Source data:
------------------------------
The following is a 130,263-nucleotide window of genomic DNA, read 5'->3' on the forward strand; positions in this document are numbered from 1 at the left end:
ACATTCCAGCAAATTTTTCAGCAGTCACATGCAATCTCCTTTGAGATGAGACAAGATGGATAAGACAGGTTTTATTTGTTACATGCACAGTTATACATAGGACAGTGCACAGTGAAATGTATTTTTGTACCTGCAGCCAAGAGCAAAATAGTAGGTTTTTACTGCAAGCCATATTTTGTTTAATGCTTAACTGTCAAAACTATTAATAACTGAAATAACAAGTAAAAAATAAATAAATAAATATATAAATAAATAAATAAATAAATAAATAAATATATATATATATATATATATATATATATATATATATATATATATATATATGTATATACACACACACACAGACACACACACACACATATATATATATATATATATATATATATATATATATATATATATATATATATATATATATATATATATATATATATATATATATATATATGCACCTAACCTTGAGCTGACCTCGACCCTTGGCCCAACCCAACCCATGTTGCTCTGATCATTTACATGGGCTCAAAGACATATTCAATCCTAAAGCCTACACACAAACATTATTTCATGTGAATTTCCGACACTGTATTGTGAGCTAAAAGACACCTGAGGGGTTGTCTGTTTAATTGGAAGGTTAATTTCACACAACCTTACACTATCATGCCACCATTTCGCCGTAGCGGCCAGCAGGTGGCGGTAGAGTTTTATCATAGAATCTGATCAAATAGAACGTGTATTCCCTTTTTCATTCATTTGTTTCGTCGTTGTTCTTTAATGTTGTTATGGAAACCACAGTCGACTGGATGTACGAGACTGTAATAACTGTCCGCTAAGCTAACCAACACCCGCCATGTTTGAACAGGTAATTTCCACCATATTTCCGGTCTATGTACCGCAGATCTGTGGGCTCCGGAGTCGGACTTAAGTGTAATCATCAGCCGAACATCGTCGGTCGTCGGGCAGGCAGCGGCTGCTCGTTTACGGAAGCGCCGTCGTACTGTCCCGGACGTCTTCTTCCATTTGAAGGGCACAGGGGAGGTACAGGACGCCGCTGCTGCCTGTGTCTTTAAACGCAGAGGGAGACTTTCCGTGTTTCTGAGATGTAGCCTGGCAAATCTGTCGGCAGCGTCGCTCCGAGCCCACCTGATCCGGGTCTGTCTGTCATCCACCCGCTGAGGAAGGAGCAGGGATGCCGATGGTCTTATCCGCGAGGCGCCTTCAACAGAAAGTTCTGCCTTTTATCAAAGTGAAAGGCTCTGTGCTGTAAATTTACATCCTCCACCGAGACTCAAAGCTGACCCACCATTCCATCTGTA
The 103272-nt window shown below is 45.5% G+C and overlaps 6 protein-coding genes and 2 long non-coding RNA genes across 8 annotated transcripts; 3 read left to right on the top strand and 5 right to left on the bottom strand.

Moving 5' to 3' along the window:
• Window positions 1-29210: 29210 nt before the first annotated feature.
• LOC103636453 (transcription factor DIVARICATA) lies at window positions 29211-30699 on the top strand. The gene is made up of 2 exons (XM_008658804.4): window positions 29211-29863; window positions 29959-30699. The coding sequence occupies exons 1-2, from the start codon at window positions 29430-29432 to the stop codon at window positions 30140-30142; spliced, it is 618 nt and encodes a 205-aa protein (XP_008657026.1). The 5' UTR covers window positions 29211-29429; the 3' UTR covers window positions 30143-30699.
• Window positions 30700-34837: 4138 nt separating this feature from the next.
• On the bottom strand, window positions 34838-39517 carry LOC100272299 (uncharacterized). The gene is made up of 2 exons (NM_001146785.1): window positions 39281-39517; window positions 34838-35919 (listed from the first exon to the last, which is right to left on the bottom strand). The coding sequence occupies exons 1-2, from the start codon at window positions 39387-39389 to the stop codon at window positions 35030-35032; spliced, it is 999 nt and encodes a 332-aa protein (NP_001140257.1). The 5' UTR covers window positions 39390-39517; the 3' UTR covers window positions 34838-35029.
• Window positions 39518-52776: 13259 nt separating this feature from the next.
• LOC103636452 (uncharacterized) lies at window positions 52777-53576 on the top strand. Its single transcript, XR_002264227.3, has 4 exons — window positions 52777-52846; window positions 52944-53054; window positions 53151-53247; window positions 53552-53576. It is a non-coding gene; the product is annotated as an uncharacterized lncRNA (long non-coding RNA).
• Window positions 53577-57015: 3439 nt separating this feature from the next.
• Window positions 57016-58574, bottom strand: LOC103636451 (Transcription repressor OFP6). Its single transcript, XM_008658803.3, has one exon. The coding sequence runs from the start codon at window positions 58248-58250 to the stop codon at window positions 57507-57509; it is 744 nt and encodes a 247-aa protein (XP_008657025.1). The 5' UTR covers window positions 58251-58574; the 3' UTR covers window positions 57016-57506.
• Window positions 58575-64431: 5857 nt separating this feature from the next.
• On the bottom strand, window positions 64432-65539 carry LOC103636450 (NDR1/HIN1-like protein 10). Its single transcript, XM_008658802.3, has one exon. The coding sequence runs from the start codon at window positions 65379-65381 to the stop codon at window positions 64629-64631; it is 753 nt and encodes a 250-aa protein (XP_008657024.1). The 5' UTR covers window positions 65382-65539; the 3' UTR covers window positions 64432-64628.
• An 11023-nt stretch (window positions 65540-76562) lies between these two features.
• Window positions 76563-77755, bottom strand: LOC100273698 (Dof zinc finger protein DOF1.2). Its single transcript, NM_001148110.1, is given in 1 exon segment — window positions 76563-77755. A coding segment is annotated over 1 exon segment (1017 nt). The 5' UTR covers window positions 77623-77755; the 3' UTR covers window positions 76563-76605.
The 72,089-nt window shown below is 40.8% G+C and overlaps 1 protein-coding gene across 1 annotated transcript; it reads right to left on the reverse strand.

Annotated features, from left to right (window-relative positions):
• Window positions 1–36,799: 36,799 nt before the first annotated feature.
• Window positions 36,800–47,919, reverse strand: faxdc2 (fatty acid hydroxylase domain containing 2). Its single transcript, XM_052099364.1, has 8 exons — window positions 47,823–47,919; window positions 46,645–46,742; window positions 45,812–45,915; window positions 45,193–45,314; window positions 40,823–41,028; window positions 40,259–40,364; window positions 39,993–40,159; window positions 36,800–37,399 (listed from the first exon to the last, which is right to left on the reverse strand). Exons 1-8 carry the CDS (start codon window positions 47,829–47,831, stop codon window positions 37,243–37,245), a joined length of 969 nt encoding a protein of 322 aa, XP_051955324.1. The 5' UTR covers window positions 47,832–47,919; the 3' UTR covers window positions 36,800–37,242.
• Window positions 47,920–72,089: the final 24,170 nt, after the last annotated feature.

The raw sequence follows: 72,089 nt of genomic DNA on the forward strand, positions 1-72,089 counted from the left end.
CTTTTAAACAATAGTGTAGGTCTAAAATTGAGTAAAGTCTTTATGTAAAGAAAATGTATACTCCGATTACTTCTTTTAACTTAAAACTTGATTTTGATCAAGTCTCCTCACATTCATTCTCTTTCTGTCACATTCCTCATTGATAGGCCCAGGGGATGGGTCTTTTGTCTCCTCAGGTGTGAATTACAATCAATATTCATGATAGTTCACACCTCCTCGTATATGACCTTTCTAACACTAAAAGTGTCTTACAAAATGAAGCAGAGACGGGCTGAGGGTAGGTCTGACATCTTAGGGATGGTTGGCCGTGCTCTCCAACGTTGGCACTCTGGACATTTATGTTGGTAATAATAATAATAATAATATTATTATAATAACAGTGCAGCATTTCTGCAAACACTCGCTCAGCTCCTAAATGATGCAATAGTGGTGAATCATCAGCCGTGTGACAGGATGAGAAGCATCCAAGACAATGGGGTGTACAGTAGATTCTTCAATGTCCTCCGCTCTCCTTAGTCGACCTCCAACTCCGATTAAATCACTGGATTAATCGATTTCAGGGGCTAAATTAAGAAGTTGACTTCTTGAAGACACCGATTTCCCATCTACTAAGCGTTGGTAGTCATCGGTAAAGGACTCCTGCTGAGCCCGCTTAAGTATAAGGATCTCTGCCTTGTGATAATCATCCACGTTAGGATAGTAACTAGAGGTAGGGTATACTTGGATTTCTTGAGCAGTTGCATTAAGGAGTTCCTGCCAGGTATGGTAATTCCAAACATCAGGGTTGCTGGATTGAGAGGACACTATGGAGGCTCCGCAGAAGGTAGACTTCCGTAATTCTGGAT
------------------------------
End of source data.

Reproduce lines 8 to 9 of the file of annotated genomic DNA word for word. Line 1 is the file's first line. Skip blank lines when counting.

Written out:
• On the bottom strand, window positions 34838-39517 carry LOC100272299 (uncharacterized). The gene is made up of 2 exons (NM_001146785.1): window positions 39281-39517; window positions 34838-35919 (listed from the first exon to the last, which is right to left on the bottom strand). The coding sequence occupies exons 1-2, from the start codon at window positions 39387-39389 to the stop codon at window positions 35030-35032; spliced, it is 999 nt and encodes a 332-aa protein (NP_001140257.1). The 5' UTR covers window positions 39390-39517; the 3' UTR covers window positions 34838-35029.
• Window positions 39518-52776: 13259 nt separating this feature from the next.